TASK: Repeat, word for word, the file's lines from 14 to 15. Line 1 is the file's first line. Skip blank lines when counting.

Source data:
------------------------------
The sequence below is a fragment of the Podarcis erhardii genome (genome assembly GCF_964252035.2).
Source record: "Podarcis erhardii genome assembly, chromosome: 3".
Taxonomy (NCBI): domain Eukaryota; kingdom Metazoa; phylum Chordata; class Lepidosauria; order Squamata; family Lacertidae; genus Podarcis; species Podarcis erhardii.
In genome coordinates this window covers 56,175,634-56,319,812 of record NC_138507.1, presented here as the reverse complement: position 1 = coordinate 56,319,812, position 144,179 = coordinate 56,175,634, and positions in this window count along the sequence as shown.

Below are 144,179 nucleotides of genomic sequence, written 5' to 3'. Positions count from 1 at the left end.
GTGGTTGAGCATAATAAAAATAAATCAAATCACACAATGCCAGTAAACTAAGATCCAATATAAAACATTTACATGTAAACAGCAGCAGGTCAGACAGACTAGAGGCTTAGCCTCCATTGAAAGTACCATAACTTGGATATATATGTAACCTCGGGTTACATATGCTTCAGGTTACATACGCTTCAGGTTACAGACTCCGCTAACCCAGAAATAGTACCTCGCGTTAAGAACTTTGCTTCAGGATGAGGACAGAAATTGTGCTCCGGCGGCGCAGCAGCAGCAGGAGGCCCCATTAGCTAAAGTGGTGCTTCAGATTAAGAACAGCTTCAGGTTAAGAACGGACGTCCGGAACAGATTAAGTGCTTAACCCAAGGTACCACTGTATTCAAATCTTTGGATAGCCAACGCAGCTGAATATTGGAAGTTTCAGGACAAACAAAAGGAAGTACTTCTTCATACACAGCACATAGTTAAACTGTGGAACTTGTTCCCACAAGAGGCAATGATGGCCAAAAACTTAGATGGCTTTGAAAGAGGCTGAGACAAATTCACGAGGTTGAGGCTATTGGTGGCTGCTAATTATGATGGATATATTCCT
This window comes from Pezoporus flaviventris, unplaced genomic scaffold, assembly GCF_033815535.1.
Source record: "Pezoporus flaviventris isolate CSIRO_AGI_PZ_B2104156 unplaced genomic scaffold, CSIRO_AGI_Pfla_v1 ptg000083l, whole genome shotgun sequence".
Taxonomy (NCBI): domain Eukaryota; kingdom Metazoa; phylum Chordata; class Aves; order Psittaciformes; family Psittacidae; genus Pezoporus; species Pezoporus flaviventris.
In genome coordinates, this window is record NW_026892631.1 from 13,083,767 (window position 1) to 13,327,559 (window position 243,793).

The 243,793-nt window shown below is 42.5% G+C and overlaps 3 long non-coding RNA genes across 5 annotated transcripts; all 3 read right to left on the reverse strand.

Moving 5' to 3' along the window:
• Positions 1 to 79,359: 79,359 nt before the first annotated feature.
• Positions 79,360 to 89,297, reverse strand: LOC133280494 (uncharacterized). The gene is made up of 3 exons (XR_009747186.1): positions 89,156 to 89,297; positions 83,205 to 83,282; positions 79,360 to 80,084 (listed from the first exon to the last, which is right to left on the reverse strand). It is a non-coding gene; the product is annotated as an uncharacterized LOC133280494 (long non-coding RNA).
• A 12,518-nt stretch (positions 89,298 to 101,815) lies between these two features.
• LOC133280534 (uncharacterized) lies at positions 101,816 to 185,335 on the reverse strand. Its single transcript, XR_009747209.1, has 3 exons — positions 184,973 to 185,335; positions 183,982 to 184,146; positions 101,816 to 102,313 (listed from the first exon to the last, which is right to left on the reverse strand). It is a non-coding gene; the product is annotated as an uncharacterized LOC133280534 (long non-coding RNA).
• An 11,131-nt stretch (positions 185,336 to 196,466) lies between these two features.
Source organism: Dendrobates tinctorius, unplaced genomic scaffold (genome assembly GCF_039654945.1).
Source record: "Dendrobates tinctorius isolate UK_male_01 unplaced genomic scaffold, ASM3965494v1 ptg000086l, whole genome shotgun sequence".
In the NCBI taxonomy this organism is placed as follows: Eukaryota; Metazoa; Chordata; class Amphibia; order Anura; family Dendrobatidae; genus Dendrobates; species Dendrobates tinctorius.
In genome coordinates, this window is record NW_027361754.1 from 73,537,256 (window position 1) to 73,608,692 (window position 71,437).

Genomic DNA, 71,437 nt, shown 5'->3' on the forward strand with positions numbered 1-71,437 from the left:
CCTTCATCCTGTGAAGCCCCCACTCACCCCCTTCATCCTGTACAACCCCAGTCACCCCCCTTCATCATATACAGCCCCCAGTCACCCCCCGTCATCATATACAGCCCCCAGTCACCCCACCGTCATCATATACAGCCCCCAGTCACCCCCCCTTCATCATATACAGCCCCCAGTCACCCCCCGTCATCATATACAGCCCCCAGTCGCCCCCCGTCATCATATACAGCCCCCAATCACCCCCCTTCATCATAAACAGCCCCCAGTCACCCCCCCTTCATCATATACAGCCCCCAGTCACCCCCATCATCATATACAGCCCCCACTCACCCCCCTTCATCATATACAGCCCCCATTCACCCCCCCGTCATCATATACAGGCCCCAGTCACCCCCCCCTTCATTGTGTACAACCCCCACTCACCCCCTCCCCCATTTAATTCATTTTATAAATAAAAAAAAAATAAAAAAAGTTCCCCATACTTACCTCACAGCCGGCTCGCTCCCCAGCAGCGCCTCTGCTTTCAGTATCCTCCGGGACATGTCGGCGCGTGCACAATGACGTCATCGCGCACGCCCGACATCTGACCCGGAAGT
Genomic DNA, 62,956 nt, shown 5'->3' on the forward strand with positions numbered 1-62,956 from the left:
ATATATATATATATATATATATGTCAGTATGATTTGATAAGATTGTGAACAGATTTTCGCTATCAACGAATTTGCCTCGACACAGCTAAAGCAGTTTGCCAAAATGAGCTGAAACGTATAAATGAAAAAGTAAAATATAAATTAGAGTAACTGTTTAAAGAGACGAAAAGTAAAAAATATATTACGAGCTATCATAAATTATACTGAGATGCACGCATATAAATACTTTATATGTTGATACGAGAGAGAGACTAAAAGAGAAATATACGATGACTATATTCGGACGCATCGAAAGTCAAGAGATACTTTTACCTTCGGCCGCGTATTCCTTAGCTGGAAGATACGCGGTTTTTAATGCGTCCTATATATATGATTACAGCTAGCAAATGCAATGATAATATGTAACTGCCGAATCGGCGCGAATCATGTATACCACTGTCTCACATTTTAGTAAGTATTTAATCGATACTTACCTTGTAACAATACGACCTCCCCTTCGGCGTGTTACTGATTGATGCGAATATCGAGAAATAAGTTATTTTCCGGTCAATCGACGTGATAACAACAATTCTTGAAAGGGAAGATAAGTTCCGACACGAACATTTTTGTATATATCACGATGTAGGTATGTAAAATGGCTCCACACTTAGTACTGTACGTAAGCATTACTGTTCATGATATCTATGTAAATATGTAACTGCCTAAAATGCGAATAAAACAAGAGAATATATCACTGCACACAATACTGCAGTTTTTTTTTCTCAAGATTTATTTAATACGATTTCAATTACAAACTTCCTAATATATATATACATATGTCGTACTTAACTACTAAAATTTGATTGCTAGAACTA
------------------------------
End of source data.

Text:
• Positions 79,360 to 89,297, reverse strand: LOC133280494 (uncharacterized). The gene is made up of 3 exons (XR_009747186.1): positions 89,156 to 89,297; positions 83,205 to 83,282; positions 79,360 to 80,084 (listed from the first exon to the last, which is right to left on the reverse strand). It is a non-coding gene; the product is annotated as an uncharacterized LOC133280494 (long non-coding RNA).
• A 12,518-nt stretch (positions 89,298 to 101,815) lies between these two features.